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Long-wattled Umbrellabird in our Manduriacu Reserve. Photo: Edison Ocaña (Aves Quito).

Here are a few random YouTube videos of the bird’s display:

This is one of three species of Umbrellabird in the world.  Another species, the Amazonian Umbrellabird (Cephalopterus ornatus), lives in our Rio Anzu Reserve, while the third species, the Bare-necked Umbrellabird (Cephalopterus glabricollis), lives in Costa Rica and Panama.

Another fancy bird found during the Christmas bird count in the Manduriacu Reserve was the Choco Trogon (Trogon comptus), also called the Blue-tailed Trogon though that name is also applied to an Old World species.

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Choco Trogon in our Manduriacu Reserve. Photo: Edison Ocaña (Aves Quito).

The quetzals are fancier relatives of the trogons. The Crested Quetzal (Pharomachrus antisianus) seen with the Orange-breasted Fruiteater in the picture at the head of this post, is one of the most beautiful of Ecuador’s birds, though it lacks the long tail of the Resplendant Quetzal of Central America. It occurs on both sides of the Andes; here is a photo by Roger Ahlman taken on the eastern slope of Ecuador at San Isidro Lodge:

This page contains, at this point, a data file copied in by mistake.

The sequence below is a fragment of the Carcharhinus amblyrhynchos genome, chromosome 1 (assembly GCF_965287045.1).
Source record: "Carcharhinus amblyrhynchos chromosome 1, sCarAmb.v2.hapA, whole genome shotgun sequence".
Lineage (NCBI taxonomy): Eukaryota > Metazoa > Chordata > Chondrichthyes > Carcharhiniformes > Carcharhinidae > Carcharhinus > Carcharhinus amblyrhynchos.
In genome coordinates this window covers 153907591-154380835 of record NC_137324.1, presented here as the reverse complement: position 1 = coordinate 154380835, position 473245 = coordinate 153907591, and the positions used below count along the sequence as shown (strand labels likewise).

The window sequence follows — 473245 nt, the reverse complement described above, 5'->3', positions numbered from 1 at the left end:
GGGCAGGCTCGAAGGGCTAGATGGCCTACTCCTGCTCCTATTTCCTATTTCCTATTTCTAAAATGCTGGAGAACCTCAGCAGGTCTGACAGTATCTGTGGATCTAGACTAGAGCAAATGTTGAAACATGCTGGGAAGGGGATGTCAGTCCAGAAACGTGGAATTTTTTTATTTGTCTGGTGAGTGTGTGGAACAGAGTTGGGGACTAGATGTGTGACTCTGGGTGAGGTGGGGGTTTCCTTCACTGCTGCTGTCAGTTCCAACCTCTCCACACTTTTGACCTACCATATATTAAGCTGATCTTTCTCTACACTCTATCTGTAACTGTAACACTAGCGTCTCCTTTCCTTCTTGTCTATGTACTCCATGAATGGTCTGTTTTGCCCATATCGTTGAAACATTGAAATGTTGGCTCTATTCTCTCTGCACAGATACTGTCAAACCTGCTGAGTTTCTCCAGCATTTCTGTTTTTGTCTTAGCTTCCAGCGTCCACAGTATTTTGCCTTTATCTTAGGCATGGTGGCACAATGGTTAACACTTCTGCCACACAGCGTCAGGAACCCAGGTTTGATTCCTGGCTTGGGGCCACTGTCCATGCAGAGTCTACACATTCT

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Crested Quetzal, from San Isidro Lodge on the east slope. Photo: Roger Ahlman.

Manduriacu also has the Golden-headed Quetzal, Pharomachrus auriceps:

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Golden-headed Quetzal. Photo by Roger Ahlman.

There are several toucan species at Manduriacu; one of my favorites is the Crimson-rumped Toucanet (Aulacorhynchus haematopygus):

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My painting of a Crimson-rumped Toucanet.

 

The Purple Quail-Dove, Geotrygon purpurata, below, is another of the special Choco endemics of Manduriacu.  This species, like the Choco Vireo discussed yesterday, is classified as Endangered by the IUCN Red List criteria. It is found only between 600m and 1100m, a range of elevations which is also one of the most heavily exploited by local people for logging and agriculture. The world population of this species is estimated to be only 600-1700 adults, making it more endangered than even the Choco Vireo, and probably more endangered than any other bird found in any of EcoMinga’s reserves. Jose Maria is monitoring a nest with a camera trap (photo below), so we might learn more about the biology of this rare species.